I’m Dudley Storey, the author of Pro CSS3 Animation. This is my blog, where I talk about web design and development with , and . To receive more information, including news, updates, and tips, you should follow me on Twitter or add me on Google+.

web developer guide

my books

Book cover of Pro CSS3 AnimationPro CSS3 Animation, Apress, 2013

my projects

CSSslidy: an auto-generated #RWD image slider. 3.8K of JS, no JQuery. Drop in images, add a line of CSS. Done.

tipster.ioAutomatically provides local tipping customs and percentages for services anywhere.

CSS Motion Design Basics: Easing

css / animation

Estimated reading time: 1 minute, 15 seconds

Some useful rules for applying CSS easing to motion design for UI elements and animations, courtesy of Rachel Smith:

Modern Masonry with Flexbox and JavaScript

css / galleries

Estimated reading time: 2 minutes, 30 seconds

For some time I have been attempting to recreate “masonry” effects in flexbox, where images are arranged like bricks in a wall. My previous attempt was moderately successful, but it ran ragged and lacked the dynamism I wanted.

Then, after working on the recent “Random Images With Flexbox and JavaScript” article, I had an epiphany: why not use JavaScript to read the image’s aspect ratios, and use that to determine the correct flex value for each element?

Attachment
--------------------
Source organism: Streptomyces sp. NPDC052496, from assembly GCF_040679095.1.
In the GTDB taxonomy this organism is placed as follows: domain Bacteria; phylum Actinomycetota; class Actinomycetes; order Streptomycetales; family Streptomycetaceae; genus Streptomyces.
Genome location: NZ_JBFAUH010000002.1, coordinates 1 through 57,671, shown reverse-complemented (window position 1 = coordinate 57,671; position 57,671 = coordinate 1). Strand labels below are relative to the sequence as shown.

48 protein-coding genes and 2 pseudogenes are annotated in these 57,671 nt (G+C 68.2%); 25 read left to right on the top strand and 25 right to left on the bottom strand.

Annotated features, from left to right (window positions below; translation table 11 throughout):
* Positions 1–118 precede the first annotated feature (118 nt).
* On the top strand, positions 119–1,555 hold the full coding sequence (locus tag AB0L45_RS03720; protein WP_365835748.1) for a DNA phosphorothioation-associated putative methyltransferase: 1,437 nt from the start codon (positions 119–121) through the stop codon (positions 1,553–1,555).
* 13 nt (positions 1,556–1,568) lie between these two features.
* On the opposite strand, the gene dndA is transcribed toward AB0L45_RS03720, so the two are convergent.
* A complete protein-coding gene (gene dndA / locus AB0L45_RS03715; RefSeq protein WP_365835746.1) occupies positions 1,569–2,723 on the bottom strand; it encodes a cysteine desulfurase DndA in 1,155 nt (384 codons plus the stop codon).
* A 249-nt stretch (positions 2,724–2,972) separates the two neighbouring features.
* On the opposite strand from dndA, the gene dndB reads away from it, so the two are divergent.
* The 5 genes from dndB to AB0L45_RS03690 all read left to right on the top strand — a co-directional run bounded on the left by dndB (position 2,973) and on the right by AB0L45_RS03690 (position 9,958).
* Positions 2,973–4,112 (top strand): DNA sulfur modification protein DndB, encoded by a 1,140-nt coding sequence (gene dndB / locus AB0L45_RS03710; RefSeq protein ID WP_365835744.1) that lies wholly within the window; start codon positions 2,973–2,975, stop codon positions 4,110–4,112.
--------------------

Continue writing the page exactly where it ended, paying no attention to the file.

The solution – also available on CodePen – allows designers to load images of any dimension and aspect ratio into a container element, apply a class, and have a seamless image masonry effect generated automatically on the page using modern web standards, with no plugins or frameworks required.

Book Review: The Mobile Web Handbook

books / review

Estimated reading time: 2 minutes, 30 seconds

Summary: An in-depth, technical discussion of the mobile state-of-play for web developers, written by one of the most knowledgeable researchers in the field.

Price: $39.00 (print + eBook; buy it from Smashing Magazine)

Earlier this year Smashing Magazine published The Mobile Book, a compendium from some of the best minds in mobile development. This year, the publisher has followed up with a more in-depth volume from a single writer.

If you’ve ever heard Peter-Paul Koch speak about the mobile space, you’ve inevitably come away impressed by the encyclopedic, authoritative knowledge he has. In The Mobile Book he contributed an informative chapter on how the mobile production ecosystem works, from manufacturers to telecom providers to retailers. That content has been significantly expanded upon in The Mobile Web Handbook, and is accompanied by seven completely new chapters.

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